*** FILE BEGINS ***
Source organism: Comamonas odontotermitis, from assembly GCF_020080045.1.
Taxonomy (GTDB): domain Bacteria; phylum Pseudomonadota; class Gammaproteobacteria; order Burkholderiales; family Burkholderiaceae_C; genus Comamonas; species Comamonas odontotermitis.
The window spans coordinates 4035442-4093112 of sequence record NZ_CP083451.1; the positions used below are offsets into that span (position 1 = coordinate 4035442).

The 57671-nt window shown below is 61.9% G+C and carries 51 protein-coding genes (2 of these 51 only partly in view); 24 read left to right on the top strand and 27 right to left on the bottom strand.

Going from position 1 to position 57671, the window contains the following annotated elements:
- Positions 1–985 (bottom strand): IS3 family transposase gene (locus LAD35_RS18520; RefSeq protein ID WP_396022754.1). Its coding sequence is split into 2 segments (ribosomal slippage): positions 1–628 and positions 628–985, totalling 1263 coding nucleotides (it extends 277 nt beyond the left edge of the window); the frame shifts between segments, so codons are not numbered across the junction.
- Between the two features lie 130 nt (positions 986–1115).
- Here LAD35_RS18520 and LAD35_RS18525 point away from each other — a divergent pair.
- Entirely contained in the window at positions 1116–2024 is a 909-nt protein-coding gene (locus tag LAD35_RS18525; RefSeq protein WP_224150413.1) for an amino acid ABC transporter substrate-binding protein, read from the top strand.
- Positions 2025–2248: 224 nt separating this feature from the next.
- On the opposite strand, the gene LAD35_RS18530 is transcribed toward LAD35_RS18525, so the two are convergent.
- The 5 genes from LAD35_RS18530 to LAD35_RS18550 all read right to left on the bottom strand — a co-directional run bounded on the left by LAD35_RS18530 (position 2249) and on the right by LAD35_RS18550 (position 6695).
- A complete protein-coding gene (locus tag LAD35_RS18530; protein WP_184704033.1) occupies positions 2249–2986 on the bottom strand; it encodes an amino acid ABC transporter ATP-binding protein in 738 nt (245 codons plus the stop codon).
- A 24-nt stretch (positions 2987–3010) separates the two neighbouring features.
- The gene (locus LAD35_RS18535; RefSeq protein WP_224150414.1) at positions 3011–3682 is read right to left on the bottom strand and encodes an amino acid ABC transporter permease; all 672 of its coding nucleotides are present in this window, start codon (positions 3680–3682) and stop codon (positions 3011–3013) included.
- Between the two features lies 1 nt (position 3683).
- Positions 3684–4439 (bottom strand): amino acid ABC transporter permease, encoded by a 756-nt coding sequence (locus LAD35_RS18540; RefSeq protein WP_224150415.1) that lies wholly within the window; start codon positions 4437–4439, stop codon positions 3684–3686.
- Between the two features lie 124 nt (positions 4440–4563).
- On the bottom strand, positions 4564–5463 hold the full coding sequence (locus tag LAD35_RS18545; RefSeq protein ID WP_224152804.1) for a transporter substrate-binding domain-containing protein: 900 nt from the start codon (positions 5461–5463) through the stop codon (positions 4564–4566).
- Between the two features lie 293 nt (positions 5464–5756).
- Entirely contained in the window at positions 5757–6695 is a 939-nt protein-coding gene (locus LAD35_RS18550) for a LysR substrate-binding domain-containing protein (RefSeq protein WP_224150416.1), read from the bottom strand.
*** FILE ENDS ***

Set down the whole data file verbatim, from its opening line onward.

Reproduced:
Source organism: Comamonas odontotermitis, from assembly GCF_020080045.1.
Taxonomy (GTDB): domain Bacteria; phylum Pseudomonadota; class Gammaproteobacteria; order Burkholderiales; family Burkholderiaceae_C; genus Comamonas; species Comamonas odontotermitis.
The window spans coordinates 4035442-4093112 of sequence record NZ_CP083451.1; the positions used below are offsets into that span (position 1 = coordinate 4035442).

The 57671-nt window shown below is 61.9% G+C and carries 51 protein-coding genes (2 of these 51 only partly in view); 24 read left to right on the top strand and 27 right to left on the bottom strand.

Going from position 1 to position 57671, the window contains the following annotated elements:
- Positions 1–985 (bottom strand): IS3 family transposase gene (locus LAD35_RS18520; RefSeq protein ID WP_396022754.1). Its coding sequence is split into 2 segments (ribosomal slippage): positions 1–628 and positions 628–985, totalling 1263 coding nucleotides (it extends 277 nt beyond the left edge of the window); the frame shifts between segments, so codons are not numbered across the junction.
- Between the two features lie 130 nt (positions 986–1115).
- Here LAD35_RS18520 and LAD35_RS18525 point away from each other — a divergent pair.
- Entirely contained in the window at positions 1116–2024 is a 909-nt protein-coding gene (locus tag LAD35_RS18525; RefSeq protein WP_224150413.1) for an amino acid ABC transporter substrate-binding protein, read from the top strand.
- Positions 2025–2248: 224 nt separating this feature from the next.
- On the opposite strand, the gene LAD35_RS18530 is transcribed toward LAD35_RS18525, so the two are convergent.
- The 5 genes from LAD35_RS18530 to LAD35_RS18550 all read right to left on the bottom strand — a co-directional run bounded on the left by LAD35_RS18530 (position 2249) and on the right by LAD35_RS18550 (position 6695).
- A complete protein-coding gene (locus tag LAD35_RS18530; protein WP_184704033.1) occupies positions 2249–2986 on the bottom strand; it encodes an amino acid ABC transporter ATP-binding protein in 738 nt (245 codons plus the stop codon).
- A 24-nt stretch (positions 2987–3010) separates the two neighbouring features.
- The gene (locus LAD35_RS18535; RefSeq protein WP_224150414.1) at positions 3011–3682 is read right to left on the bottom strand and encodes an amino acid ABC transporter permease; all 672 of its coding nucleotides are present in this window, start codon (positions 3680–3682) and stop codon (positions 3011–3013) included.
- Between the two features lies 1 nt (position 3683).
- Positions 3684–4439 (bottom strand): amino acid ABC transporter permease, encoded by a 756-nt coding sequence (locus LAD35_RS18540; RefSeq protein WP_224150415.1) that lies wholly within the window; start codon positions 4437–4439, stop codon positions 3684–3686.
- Between the two features lie 124 nt (positions 4440–4563).
- On the bottom strand, positions 4564–5463 hold the full coding sequence (locus tag LAD35_RS18545; RefSeq protein ID WP_224152804.1) for a transporter substrate-binding domain-containing protein: 900 nt from the start codon (positions 5461–5463) through the stop codon (positions 4564–4566).
- Between the two features lie 293 nt (positions 5464–5756).
- Entirely contained in the window at positions 5757–6695 is a 939-nt protein-coding gene (locus LAD35_RS18550) for a LysR substrate-binding domain-containing protein (RefSeq protein WP_224150416.1), read from the bottom strand.